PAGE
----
Sorry to hear about your situation, Pete.
I'm sorry to say that I've had a lot of experience finding jobs. I've never been laid off. I grew up in a military service family and became accustomed to moving every 2 years. Try as I might to settle down, the longest I've ever held one job was five years. I tend to get itchy feet after two and feel the need to head over the hill and move on. My resume looks a bit like a patchwork quilt as I've really done a little bit of everything.
Have you thought about looking for a teaching job? School districts are always looking for substitute teachers. Also, if you visit your state's Department of Education site, you can look up information on CTE (career and technical education) certification. That's how I got my present job. I used my industry experience to get a provisional 3 year teaching certificate as a culinary arts instructor.
If there are no CTE jobs in your area, check out the local community college. With Le Cordon Bleu schools popping up all over the place, you might look to see if there's a school in your area.
If you're willing to relocate and have a college degree, there are always districts that will take you through an alternative certification program. Granted - there's a reason these schools are so desperate. Turnover among teachers in inner-city schools is high and having kids roll their eyes and tell you to F**K yourself makes teaching these children a challenge.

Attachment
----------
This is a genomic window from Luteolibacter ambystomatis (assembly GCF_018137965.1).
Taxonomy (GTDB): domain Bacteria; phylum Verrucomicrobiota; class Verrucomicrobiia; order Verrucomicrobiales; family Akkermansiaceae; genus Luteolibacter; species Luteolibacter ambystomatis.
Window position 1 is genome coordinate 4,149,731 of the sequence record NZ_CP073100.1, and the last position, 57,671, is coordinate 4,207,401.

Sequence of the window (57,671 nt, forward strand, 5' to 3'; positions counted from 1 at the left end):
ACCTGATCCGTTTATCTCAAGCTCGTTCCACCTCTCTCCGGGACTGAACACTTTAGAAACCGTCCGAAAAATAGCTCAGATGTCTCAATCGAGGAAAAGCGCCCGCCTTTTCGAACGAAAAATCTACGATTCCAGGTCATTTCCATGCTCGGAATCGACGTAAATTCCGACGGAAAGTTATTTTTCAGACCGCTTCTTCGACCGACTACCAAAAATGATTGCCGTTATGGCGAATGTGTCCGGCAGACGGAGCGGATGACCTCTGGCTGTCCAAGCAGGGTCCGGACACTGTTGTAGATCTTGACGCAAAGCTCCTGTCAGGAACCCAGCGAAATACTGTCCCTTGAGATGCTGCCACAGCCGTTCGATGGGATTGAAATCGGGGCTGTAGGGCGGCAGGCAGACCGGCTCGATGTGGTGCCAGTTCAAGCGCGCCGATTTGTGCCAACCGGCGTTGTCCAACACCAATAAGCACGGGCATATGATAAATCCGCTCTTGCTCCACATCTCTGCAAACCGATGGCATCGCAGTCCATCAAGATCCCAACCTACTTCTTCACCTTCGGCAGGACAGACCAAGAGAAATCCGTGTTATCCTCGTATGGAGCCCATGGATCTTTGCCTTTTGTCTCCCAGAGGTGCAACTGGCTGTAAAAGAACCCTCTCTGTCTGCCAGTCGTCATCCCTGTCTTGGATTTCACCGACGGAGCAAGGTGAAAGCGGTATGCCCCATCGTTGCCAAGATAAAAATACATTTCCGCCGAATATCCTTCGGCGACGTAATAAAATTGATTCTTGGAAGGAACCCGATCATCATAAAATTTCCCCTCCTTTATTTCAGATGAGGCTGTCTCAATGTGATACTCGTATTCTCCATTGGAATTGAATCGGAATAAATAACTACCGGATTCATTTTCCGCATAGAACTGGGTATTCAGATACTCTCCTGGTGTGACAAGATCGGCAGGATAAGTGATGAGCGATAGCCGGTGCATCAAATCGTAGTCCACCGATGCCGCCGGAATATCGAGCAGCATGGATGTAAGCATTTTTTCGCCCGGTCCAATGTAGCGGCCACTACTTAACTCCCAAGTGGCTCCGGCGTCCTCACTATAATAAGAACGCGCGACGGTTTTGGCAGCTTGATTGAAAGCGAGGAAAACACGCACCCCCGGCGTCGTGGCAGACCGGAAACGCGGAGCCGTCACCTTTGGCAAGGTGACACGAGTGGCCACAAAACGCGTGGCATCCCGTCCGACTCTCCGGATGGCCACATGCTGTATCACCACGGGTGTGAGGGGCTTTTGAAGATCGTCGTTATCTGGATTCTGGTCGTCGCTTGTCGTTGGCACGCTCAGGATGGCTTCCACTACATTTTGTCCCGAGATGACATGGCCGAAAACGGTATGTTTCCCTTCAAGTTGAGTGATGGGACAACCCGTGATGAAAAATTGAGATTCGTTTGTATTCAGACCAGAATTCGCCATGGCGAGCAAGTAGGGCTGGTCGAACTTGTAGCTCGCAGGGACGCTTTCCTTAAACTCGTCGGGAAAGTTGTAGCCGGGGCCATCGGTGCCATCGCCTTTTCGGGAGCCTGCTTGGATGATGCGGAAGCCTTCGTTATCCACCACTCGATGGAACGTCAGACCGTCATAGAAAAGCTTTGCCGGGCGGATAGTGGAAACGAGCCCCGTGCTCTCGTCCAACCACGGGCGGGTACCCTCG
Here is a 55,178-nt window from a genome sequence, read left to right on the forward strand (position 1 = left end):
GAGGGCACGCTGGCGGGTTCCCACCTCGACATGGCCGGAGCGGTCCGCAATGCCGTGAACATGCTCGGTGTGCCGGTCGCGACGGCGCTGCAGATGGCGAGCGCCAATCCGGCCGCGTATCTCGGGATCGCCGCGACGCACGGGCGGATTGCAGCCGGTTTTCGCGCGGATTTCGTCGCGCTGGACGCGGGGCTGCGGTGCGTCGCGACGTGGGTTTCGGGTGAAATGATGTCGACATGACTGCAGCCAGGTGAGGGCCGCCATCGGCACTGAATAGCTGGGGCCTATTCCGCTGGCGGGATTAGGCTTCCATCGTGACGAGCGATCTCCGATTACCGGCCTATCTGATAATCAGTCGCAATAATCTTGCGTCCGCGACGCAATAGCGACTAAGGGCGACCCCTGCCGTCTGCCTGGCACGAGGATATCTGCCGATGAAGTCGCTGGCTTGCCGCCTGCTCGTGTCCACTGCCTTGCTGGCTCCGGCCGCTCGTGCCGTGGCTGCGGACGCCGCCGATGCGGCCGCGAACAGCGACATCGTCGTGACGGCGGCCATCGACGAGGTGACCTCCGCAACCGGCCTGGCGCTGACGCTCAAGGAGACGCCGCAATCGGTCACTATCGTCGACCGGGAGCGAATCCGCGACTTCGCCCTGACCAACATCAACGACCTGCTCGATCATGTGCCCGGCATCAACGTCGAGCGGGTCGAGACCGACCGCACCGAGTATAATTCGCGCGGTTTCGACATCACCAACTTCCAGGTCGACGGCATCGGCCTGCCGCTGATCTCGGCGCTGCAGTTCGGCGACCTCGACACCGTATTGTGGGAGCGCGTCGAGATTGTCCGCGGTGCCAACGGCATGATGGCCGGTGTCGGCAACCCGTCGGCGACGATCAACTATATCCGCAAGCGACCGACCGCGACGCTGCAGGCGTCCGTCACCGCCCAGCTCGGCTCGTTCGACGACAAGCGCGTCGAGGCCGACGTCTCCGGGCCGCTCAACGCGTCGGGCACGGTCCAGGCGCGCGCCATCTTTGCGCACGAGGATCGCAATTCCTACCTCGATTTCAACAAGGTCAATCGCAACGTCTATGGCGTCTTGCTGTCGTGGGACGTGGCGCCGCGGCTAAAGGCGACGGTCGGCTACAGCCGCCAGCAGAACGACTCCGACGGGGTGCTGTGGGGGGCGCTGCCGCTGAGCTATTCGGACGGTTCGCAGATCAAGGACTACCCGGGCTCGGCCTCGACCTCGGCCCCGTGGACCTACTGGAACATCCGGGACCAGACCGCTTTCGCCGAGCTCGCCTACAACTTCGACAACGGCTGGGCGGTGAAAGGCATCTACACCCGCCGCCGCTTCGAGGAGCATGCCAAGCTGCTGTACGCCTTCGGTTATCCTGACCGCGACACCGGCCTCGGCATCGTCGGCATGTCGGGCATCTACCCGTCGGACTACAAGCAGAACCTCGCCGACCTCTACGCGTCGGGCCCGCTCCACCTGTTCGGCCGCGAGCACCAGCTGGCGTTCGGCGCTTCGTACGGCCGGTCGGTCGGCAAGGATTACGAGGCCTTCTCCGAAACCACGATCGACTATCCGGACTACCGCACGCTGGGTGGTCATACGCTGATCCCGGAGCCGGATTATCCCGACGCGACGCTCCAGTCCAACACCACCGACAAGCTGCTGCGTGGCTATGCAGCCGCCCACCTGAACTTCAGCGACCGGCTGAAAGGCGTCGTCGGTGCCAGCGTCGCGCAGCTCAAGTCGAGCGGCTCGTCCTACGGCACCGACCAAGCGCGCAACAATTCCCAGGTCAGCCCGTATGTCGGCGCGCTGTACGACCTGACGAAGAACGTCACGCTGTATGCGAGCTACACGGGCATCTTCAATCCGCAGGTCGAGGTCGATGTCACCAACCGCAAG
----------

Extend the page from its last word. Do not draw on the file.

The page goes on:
Not interested in education ... no problem.
What about becoming a personal chef? This is something you could do RIGHT NOW. All you really need to start is some advertising, some business cards, and a website to help tie this all together.
Come up with a basic menu and create a pricing structure. Get a buisness license. Put up a website to introduce yourself and share some menu options. If you hurry, you might be able to get a yellow pages advertisement in before the phone books for 2009 go to print.
Have you thought about restaurant management? Chains like Denny's, Cracker Barrel, Bob Evans, and so forth are always looking for managers. Some of them, like Bob Evans, have a paid 18 week training program. Others will hire you as a manager right off the street. If you post your resume on careerbuilders.com, I can almost promise you that you'll get calls from headhunters looking for restaurant managers.
The main thing is to keep a positive outlook.
Update your resume and be prepared to tailor it for specific job applications. Hang in there and be persistent. One of the "tricks" currently being used by human resource personnel is to say they'll get back to you when they really have no intention of calling back. In some cases, when HR personnel say this, they're actually waiting to see if you're sufficiently interested in the position to make a follow up call or a drop by visit when you don't hear from them.
At one point in my life, I literally sent out 125 different job applications over a period of three months. Some friends thought I was crazy but come the end of the day, how many jobs do you really need? Just one.
In the end, I had a few choices ... a management job with Denny's, a CTE position on an Apache reservation, another CTE position in a rural town, and an elementary teacher's job outside Austin, Texas.
I'm now a culinary arts teacher in rural Arizona. :)